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I've noticed my local Chrysler/Dodge/Jeep dealer's cars all have the green tire valve stem caps which I assume denotes nitrogen fill. All of their new vehicles have it but I've also noticed even the used ones do. I guess that means every vehicle they get in new or trade in has to have the tires emptied and refilled. Anyone else seen dealers do this? My guess is they do it because it means if the tires get low then customer has to come back to dealer for refill.

My understanding is the nitrogen fill is really bettter for vehicles that don't move around as much (such as maybe a camper, motorhome or trailer) since they don't leak down as much over time. Otherwise I think it's rather pointless.
 

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Meh, nitrogen-smitetrogen, good old fashioned air is already 78% nitrogen; getting tires filled with nitrogen in the low 90% range won't yield much, if any benefit.
 

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Not many will be able to accurately provide feedback on this matter.

Yes, I've seen deakerships moving to Nitrogen, especially those who sell high end vehicles.

I do own a Nitrogen generator machine, so I use nitrogen on all my vehicles.

Something good to point out is, you can adjust nitrogen purity. Dealers might adjust from 50% nitrogen to 99% purity. 95% being the std.

If you go the nitrogen route, make sure you ask what the nitrogen purity is in their system.

The better the purity is, the slower the nitrogen generator is, that is one of the reasons the dealer might set their nitrogen generators lower than 95%.

Since I only use my generator on my own tires, I had it set up for 96%+ purity, but it takes a little longer for the unit to build up pressure.

Filters are very expensive too (on the $100.00's range).

Many who never used nitrogen on their vehicles claim it might be just a waste of money, it might be, who knows.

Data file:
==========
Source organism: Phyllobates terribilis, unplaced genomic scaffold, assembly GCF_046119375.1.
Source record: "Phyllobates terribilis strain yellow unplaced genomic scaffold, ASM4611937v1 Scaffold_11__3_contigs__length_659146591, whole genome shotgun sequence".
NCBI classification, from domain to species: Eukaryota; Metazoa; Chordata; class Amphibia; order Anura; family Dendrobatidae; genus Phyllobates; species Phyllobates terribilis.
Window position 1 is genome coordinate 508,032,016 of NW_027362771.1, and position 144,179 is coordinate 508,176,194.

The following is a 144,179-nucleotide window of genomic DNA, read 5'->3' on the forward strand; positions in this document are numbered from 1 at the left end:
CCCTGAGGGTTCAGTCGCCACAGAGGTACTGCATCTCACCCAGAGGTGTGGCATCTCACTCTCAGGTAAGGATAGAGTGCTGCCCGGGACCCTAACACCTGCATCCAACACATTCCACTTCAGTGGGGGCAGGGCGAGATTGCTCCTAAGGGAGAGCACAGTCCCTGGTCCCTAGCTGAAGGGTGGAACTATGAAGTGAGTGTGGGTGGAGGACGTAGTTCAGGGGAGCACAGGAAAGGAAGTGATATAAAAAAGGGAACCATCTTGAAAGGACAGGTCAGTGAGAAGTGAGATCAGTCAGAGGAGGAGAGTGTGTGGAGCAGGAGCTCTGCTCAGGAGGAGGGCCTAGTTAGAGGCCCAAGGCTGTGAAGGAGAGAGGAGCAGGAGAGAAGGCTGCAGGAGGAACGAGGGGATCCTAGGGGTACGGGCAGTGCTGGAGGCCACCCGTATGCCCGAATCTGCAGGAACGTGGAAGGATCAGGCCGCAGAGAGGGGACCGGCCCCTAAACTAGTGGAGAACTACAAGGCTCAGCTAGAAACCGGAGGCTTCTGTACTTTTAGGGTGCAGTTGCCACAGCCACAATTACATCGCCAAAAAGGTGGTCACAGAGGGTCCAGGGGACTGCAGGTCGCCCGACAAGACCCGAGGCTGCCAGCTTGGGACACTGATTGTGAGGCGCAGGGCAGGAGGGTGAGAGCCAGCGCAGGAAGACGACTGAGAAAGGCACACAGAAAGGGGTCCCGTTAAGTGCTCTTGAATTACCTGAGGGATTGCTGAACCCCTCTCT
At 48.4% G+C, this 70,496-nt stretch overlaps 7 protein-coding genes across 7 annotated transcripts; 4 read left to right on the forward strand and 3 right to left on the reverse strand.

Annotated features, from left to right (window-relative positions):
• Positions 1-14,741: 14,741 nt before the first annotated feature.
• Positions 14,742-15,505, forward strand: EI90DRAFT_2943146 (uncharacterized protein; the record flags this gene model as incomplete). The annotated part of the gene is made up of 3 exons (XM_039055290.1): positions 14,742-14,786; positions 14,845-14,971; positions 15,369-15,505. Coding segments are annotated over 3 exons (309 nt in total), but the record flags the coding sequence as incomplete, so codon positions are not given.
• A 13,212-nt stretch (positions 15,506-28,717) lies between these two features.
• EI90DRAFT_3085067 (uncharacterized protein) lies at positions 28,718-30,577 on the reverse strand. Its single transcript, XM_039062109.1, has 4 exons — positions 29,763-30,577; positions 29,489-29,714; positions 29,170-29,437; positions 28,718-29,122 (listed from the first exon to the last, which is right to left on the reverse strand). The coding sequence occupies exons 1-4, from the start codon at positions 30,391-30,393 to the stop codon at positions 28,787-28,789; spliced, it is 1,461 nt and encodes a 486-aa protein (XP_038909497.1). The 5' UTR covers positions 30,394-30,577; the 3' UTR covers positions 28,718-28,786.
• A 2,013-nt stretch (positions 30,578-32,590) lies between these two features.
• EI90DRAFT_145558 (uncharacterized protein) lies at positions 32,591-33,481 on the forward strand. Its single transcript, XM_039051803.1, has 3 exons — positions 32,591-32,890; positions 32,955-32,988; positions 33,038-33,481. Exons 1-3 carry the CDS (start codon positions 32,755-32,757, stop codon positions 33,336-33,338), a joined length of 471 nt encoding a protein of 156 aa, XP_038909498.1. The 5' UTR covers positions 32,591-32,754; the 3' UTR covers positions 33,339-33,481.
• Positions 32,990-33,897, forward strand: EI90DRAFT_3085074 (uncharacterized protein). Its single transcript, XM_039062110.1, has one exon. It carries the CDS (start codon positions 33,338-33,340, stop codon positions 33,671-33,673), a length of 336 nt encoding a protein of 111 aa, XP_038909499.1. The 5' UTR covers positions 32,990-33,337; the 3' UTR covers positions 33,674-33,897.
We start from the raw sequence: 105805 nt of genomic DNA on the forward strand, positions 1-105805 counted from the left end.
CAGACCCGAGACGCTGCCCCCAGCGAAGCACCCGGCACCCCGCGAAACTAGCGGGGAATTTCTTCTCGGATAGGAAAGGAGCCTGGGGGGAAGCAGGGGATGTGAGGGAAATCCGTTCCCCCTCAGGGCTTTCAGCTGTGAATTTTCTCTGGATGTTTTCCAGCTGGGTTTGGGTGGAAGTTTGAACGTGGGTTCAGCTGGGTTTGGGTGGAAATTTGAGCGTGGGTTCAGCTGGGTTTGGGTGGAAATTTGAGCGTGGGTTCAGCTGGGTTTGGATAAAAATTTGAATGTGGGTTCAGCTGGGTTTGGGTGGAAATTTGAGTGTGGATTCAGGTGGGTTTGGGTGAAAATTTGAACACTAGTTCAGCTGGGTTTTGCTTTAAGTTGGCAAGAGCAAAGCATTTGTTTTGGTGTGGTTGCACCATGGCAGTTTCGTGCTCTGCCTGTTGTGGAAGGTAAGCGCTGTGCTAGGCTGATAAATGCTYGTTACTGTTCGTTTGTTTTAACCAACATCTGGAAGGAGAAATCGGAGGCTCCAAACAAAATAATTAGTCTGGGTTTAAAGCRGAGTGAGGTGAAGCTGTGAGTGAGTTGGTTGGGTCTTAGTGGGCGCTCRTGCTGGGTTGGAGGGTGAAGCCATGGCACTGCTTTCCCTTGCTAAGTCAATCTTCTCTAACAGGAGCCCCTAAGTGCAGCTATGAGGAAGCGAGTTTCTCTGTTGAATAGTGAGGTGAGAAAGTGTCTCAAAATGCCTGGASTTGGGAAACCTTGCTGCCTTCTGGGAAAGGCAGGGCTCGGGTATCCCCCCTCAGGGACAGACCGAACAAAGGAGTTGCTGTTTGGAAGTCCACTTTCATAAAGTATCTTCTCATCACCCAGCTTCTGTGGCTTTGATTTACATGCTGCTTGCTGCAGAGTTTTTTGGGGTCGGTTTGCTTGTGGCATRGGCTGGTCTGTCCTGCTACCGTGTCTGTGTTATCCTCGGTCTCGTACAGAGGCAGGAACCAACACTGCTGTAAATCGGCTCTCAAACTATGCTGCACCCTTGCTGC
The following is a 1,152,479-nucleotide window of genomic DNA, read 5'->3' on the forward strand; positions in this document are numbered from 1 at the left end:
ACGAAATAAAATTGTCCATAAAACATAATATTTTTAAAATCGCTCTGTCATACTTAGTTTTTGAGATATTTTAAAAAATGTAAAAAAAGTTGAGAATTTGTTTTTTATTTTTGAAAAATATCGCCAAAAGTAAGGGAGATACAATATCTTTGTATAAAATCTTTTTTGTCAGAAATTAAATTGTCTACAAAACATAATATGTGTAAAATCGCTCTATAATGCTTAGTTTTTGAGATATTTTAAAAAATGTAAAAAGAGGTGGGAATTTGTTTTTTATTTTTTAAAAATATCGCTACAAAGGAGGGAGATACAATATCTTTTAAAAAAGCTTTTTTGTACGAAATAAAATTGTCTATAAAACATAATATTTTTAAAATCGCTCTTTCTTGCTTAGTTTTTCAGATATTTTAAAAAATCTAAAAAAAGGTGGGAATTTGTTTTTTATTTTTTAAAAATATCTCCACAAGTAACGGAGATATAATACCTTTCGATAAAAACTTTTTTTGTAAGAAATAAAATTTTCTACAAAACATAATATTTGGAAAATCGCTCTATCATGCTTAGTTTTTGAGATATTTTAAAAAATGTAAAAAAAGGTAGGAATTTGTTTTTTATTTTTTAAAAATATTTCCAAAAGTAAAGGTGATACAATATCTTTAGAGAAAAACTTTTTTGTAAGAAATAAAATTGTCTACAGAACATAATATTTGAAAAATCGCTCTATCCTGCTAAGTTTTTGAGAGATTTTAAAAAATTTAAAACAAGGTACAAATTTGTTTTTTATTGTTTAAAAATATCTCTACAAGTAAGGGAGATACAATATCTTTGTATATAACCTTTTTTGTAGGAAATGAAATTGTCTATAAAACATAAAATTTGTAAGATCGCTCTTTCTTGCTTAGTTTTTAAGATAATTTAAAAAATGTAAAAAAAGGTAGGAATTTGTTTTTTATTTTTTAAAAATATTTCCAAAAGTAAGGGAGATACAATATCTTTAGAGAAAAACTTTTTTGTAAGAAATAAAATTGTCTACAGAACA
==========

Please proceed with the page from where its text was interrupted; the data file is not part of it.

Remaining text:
For more information, read this NHTSA document.
 

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Here's the thing about introducing even 99% pure nitrogen into a tire; unless you can confidently vacate the entire volume the wheel between the rim and inside of the tire, you are still going to have some oxygen in the mix; I've read studies where, at best, 99% nitrogen will yield a mixture in the tire of only about 95%.
 

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You know what I believe it is, TPMS.

We service jet tires with N2 nitrogen because it is dry. At altitude, so I was told when I started in aviation maintenance, dry nitrogen will not form ice crystals??? I think it has more to do with stopping corrosion in both the expensive jet wheels AND in today's modern vehicles equipped with TPMS modules.
 

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I would like to see evidence of humid, even REALLY humid air in a tire causing a TPMS failure. As for wheel failure, typically the only issues I see when expensive alloy wheels are bead leaks where the inner edge of the rim gets corroded by external moisture and salt; once again, nothing to do with humid tire air.
 

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You know what I believe it is, TPMS.

We service jet tires with N2 nitrogen because it is dry. At altitude, so I was told when I started in aviation maintenance, dry nitrogen will not form ice crystals??? I think it has more to do with stopping corrosion in both the expensive jet wheels AND in today's modern vehicles equipped with TPMS modules.
Some people drive so fast, they only hit the ground from time to time. I suppose that qualifies for nitrogen use, certainly saves on tire wear. :)
 

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Here's the thing about introducing even 99% pure nitrogen into a tire; unless you can confidently vacate the entire volume the wheel between the rim and inside of the tire, you are still going to have some oxygen in the mix; I've read studies where, at best, 99% nitrogen will yield a mixture in the tire of only about 95%.

What I do:

  1. First remove as much cheap air as possible (see image below).
  2. Connect all four nitrogen hoses
  3. The Nitrogen generator will automatically fill and purge all four tires at the same time, three times.
  4. I'll manually purge and fill one additional time.
At this time Nitrogen purity should be close to 99%.

Doubt any shop will do all this for their customers.

Removing air before starting the nitrogen purging process:
58610
 

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Yeah, that'll get better than 98%, maybe 99%; but in the end, what is the benefit?
 

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Hard to tell, as you know, proving a positive (nitrogen is a benefit) with a negative (the tires didn't have a problem for 111,000 miles) is a non-starter in engineering circles. My take is modern all-season rubber, especially when used for lots of highway duty, will easily last 80,000 miles. Significantly more depending on brand and such.